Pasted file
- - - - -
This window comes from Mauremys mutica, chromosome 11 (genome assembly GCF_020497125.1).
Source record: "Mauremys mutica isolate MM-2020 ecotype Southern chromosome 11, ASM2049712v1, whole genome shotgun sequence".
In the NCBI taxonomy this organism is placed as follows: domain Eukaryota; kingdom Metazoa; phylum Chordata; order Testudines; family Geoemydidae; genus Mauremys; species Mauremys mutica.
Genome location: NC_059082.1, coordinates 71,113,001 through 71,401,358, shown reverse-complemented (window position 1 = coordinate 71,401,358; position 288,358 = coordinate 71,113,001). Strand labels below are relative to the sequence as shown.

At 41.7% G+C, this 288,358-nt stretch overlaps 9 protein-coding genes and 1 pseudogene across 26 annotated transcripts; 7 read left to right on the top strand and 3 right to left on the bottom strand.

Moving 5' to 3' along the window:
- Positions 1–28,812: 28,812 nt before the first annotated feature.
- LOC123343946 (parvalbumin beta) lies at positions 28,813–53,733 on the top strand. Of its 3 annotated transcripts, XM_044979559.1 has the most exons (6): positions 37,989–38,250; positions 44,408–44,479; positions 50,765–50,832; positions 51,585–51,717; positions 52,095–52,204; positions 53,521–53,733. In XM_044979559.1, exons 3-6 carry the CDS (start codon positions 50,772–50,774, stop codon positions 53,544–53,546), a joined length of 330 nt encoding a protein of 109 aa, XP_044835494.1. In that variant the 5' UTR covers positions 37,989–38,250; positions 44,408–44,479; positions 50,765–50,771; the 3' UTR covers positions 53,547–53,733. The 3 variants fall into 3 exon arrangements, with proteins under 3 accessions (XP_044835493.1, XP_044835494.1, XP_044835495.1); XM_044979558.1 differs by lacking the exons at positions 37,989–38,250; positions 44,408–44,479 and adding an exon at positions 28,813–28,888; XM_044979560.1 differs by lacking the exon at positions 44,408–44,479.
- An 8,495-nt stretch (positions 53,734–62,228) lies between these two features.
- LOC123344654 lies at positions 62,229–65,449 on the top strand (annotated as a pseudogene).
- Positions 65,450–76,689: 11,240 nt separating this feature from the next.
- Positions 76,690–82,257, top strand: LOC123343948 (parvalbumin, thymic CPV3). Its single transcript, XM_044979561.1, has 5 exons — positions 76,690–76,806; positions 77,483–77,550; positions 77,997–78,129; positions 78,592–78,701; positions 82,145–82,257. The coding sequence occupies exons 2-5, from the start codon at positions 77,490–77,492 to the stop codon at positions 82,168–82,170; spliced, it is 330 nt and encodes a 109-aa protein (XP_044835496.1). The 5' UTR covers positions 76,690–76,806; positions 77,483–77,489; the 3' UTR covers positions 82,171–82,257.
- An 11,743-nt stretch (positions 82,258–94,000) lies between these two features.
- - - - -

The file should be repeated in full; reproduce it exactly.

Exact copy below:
This window comes from Mauremys mutica, chromosome 11 (genome assembly GCF_020497125.1).
Source record: "Mauremys mutica isolate MM-2020 ecotype Southern chromosome 11, ASM2049712v1, whole genome shotgun sequence".
In the NCBI taxonomy this organism is placed as follows: domain Eukaryota; kingdom Metazoa; phylum Chordata; order Testudines; family Geoemydidae; genus Mauremys; species Mauremys mutica.
Genome location: NC_059082.1, coordinates 71,113,001 through 71,401,358, shown reverse-complemented (window position 1 = coordinate 71,401,358; position 288,358 = coordinate 71,113,001). Strand labels below are relative to the sequence as shown.

At 41.7% G+C, this 288,358-nt stretch overlaps 9 protein-coding genes and 1 pseudogene across 26 annotated transcripts; 7 read left to right on the top strand and 3 right to left on the bottom strand.

Moving 5' to 3' along the window:
- Positions 1–28,812: 28,812 nt before the first annotated feature.
- LOC123343946 (parvalbumin beta) lies at positions 28,813–53,733 on the top strand. Of its 3 annotated transcripts, XM_044979559.1 has the most exons (6): positions 37,989–38,250; positions 44,408–44,479; positions 50,765–50,832; positions 51,585–51,717; positions 52,095–52,204; positions 53,521–53,733. In XM_044979559.1, exons 3-6 carry the CDS (start codon positions 50,772–50,774, stop codon positions 53,544–53,546), a joined length of 330 nt encoding a protein of 109 aa, XP_044835494.1. In that variant the 5' UTR covers positions 37,989–38,250; positions 44,408–44,479; positions 50,765–50,771; the 3' UTR covers positions 53,547–53,733. The 3 variants fall into 3 exon arrangements, with proteins under 3 accessions (XP_044835493.1, XP_044835494.1, XP_044835495.1); XM_044979558.1 differs by lacking the exons at positions 37,989–38,250; positions 44,408–44,479 and adding an exon at positions 28,813–28,888; XM_044979560.1 differs by lacking the exon at positions 44,408–44,479.
- An 8,495-nt stretch (positions 53,734–62,228) lies between these two features.
- LOC123344654 lies at positions 62,229–65,449 on the top strand (annotated as a pseudogene).
- Positions 65,450–76,689: 11,240 nt separating this feature from the next.
- Positions 76,690–82,257, top strand: LOC123343948 (parvalbumin, thymic CPV3). Its single transcript, XM_044979561.1, has 5 exons — positions 76,690–76,806; positions 77,483–77,550; positions 77,997–78,129; positions 78,592–78,701; positions 82,145–82,257. The coding sequence occupies exons 2-5, from the start codon at positions 77,490–77,492 to the stop codon at positions 82,168–82,170; spliced, it is 330 nt and encodes a 109-aa protein (XP_044835496.1). The 5' UTR covers positions 76,690–76,806; positions 77,483–77,489; the 3' UTR covers positions 82,171–82,257.
- An 11,743-nt stretch (positions 82,258–94,000) lies between these two features.